Over the years, I've met many Russian speakers (from Russia, Ukraine, Kazakhstan, Belarus, Azerbaijan, Romania, Moldova, Latvia… pretty much all ex-USSR countries!), so even though I don't speak Russian myself, I've discovered few interesting things that I would like to pass on. These are mistakes quite unique to Russian speakers, so only a few things in this article may be of interest to a native English speaker.


Anyway, here is a list of 7 commonly misused French words, 3 pronunciation tips and a great big explanation on ‘articles, do they MEAN anything?’ (Spoiler: yes, they do!) . These should help you become a better double agent! Let's start with the word visiter.


1. Visiter

Almost every day, I hear a student saying "J'ai visité…" and 90% of the time, it's wrong. Visiter is a special word, reserved for beloved friends and beautiful countries. It also work for places where you can gather knowledge, like a museum.

If you say:

J'ai visité un ami. I visited a friend. Great that's good!

J'ai visité le Canada. I visited Canada. Great! I hope you liked it.

J'ai visité une usine. I did a tour of a factory. Good for you, you probably learned a lot!

● J'ai visité le médecin. I went to see a doctor. Sorry, but no. It can't be done, unless you know him socially.

● J'ai visité le théatre. I went to the theatre. Sorry again, you can't say that unless you mean you had a guided tour of the theatre itself.


When it's not for a friend, a country/town or a tour, we use the verb aller. I know, you find it too boring, not precise enough. I feel your loss of a good word, but that's just how we say it:

Je suis allée au théatre. Il est allé chez le médecin.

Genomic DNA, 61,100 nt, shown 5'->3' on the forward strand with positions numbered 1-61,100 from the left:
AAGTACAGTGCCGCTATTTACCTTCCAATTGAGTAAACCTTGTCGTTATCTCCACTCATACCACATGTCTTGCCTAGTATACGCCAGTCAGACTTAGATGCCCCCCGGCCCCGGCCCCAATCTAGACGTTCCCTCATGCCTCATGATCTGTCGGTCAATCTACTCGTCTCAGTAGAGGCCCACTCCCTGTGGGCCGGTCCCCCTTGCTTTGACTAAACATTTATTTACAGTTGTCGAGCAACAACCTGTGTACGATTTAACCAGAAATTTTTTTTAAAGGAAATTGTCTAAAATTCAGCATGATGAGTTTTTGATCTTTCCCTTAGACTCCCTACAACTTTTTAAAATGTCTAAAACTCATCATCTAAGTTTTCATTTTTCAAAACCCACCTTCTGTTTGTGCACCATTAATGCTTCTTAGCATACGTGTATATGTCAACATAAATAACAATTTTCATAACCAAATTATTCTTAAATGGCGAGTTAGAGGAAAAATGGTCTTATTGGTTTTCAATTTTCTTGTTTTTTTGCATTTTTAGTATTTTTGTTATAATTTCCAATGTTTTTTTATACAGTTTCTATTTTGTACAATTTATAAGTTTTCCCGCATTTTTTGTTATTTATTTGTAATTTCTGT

2. Toujours

The word toujours (always) goes AFTER THE VERB. A sentence like "Je toujours dis…" (I always say…) is not acceptable in French. It should be:


Je dis toujours… I say always...


Losing that bad habit will takes weeks, but I'm confident you can manage it: just keep focussing on it.


3. "Utile pour la santé"

When I do TEFaQ practices (TEFaQ is French test for immigration purposes. The student needs to convince "a friend" to do something) I hear all the time "C’est utile pour la santé" It's useful for your health, and every time, I cringe. Just like for visiter, you're trying too hard. We simply say:


C'est bon pour la santé.
It's good for your health.


The word "bon" is very useful in French. Of course you can say something is délicieux (delicious) or ça a bon goût (it tastes good), but a normal French speaker would simply say c'est bon ! or c'est vraiment bon, unless it's spectacular (in which case he or she would use betters words like décilieux, succulent, excellent, etc.). So my advice is: keep it simple.


4. Plus bon, plus meilleur, plus mieux

If you say:

"plus bon" it's like saying "the more good".

"Plus meilleur / plus mieux" is like "the more better".


Both are repetitive and best described as ‘really bad grammar’.

● Better is meilleur or mieux.

● The best is le mieux or le meilleur.


But how to choose?

● If something is GOOD, it becomes "meilleur".

● If something is WELL, it becomes "mieux".


For example:

"That works well, that works better" is ça foncionne bien, ça fonctionne mieux.

"That's a good cake, that cake is better" is c'est un bon gâteau, ce gâteau est meilleur.


5. Comfortable

Many times, I’ve heard "Ce n'est pas comfortable pour moi" (It's not comfortable for me) when a person meant to say it's not practical / not convenient. Comfort is about a nice chair, a well-cut suit, a plush pair of slippers. Something useful translates as:


C'est pratique

It's convenient.


If you plan on passing a TEFaQ test, it's essential that you memorize this word.


6. Féliciter

On festive days, I hear "Je te félicite" (I congratulate you), but in French, you can congratulate someone only if they did something to deserve their success. So:

If you say: